Next, you have to Go Beyond Yourself. Remember - it is not about you. You have to give of yourself. You have to help your neighbor. God will bring you the opportunities. Remember that the Lord has a plan for your life...a mission that you need to fulfill. You may not ever know what it is, but you are part of his plan. You have to comfort the hurting, the lonely, the sad. You have to dust off the Beatitudes found in the Gospel of Matthew and do them. Feed the hungry, clothe the naked, teach the ignorant, etc. By doing this you learn to forget yourself and think of others. It is this that will help you grow in leaps and bounds toward union with Christ.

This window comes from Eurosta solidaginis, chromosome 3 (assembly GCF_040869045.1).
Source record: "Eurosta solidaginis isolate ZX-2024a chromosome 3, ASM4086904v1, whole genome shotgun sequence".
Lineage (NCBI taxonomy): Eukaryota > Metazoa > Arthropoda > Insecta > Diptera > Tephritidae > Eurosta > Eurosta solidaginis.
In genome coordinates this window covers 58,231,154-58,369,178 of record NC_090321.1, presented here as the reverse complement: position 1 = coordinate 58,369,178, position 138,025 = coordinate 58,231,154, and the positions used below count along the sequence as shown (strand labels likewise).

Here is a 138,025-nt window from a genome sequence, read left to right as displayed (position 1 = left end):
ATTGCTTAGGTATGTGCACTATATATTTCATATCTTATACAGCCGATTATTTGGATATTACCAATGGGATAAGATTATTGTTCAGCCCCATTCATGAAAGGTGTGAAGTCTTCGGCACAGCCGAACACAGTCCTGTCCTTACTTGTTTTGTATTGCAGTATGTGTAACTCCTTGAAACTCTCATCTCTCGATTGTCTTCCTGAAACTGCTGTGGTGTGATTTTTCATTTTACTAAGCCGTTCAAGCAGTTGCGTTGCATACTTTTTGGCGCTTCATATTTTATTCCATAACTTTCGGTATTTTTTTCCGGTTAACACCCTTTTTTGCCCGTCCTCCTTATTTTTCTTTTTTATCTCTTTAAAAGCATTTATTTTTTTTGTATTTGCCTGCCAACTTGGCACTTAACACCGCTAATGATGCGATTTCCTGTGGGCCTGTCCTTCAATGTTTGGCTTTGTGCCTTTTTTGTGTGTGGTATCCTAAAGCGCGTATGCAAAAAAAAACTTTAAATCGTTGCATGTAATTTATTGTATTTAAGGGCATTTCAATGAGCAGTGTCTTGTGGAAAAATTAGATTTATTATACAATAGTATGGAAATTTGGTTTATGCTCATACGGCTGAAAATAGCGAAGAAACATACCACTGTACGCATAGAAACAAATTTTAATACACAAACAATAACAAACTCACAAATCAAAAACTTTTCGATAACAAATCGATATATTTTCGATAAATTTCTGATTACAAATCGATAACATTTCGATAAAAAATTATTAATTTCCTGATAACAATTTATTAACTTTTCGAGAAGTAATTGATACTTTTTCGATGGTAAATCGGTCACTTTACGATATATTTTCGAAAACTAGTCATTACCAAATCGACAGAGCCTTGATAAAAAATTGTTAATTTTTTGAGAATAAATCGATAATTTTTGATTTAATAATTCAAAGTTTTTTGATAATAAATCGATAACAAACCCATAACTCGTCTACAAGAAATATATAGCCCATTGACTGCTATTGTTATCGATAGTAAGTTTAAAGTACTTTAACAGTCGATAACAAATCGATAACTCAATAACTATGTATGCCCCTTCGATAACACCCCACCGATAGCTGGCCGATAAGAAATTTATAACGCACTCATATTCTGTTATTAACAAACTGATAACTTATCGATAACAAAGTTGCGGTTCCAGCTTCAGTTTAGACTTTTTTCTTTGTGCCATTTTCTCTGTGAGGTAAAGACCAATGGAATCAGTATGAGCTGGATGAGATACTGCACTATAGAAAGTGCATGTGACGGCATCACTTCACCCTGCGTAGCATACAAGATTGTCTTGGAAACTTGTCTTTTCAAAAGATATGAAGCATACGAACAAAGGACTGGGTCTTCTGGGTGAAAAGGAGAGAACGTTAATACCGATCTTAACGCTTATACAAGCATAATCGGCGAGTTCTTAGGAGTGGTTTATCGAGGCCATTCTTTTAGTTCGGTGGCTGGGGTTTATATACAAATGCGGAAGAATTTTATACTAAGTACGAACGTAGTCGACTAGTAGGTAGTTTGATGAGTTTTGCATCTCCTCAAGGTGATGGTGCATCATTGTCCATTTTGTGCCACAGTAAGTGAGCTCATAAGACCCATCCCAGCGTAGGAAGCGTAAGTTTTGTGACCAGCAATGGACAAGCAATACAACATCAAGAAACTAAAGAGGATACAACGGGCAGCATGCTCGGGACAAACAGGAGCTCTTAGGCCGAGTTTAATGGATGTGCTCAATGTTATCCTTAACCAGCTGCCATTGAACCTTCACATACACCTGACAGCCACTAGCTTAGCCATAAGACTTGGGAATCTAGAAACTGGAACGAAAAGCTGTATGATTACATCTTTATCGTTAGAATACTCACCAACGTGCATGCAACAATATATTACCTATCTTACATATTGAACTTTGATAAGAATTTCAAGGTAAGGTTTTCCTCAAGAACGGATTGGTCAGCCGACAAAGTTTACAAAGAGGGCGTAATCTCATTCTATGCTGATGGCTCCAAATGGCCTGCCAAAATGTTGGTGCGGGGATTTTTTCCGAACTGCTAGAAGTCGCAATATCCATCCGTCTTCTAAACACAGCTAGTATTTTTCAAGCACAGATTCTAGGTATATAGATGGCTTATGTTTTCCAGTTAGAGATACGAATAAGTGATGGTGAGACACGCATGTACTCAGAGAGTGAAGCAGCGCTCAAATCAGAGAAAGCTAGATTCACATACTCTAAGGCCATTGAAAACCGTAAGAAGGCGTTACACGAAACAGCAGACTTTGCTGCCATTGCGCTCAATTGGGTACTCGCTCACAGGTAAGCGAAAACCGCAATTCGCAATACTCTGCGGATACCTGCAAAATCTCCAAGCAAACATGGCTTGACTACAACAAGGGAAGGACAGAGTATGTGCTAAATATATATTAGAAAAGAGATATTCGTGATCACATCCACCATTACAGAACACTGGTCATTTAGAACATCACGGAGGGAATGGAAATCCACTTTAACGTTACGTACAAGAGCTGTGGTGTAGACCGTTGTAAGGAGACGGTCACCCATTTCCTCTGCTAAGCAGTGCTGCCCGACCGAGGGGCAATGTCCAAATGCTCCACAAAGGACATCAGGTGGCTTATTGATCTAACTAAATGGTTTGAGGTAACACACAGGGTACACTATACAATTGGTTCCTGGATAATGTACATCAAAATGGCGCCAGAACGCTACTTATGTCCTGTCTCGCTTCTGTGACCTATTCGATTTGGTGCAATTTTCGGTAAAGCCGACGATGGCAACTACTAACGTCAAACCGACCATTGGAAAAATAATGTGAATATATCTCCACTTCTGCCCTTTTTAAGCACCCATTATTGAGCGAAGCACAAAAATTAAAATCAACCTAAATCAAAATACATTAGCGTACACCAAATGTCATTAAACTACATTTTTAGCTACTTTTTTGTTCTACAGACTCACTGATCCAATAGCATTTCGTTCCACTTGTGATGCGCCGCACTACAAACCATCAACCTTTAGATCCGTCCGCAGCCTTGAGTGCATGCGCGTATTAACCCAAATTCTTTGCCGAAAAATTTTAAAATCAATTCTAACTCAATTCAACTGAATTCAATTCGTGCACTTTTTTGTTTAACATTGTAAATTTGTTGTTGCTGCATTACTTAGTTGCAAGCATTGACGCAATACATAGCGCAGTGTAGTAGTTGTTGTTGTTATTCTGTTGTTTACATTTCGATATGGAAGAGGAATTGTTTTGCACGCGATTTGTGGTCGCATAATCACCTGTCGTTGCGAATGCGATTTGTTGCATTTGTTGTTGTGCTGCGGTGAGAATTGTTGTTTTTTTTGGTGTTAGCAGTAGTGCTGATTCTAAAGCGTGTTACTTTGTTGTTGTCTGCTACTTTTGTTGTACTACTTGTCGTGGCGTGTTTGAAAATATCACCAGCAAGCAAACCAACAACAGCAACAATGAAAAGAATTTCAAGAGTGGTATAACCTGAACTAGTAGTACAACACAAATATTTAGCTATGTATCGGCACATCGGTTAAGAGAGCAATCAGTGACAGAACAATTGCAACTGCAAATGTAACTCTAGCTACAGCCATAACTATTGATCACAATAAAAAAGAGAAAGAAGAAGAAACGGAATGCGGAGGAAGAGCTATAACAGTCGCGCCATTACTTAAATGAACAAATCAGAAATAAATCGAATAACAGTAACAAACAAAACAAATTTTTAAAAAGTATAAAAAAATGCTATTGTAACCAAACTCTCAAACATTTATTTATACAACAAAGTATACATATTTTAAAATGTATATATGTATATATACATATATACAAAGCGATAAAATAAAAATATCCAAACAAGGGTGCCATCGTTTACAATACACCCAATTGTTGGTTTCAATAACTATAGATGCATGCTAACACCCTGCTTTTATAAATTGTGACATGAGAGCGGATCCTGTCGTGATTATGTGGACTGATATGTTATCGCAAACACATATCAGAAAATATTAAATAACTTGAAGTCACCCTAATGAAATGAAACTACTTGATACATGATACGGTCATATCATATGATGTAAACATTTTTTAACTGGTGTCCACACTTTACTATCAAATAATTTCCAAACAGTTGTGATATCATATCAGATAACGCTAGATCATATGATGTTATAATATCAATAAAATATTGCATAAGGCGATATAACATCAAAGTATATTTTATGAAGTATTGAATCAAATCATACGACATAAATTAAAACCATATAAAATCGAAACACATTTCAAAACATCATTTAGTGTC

You will know over time if you are growing in holiness by seeing if you are growing in love.  Do you think less about yourself and more about others?

Holiness is a life long project. We will never be done. We will always be striving to reach the goal, because we can always be closer to Christ. Even the great saints continuously tried to be closer to Christ. The great 20th century saint, Padre Pio always asked people to pray for his soul because he was not sure he would make it to heaven! Every one who knew him thought... "he was WORRIED? If HE was worried, I'll never get in!"

We should never stop trying. Never stop trying to be close to Christ. Yes, we may stumble. Yes, we may really screw up and fall seriously. But we should never stop trying. Fall and get up again. Other people may have an easier time of it. They seem to just get it easily.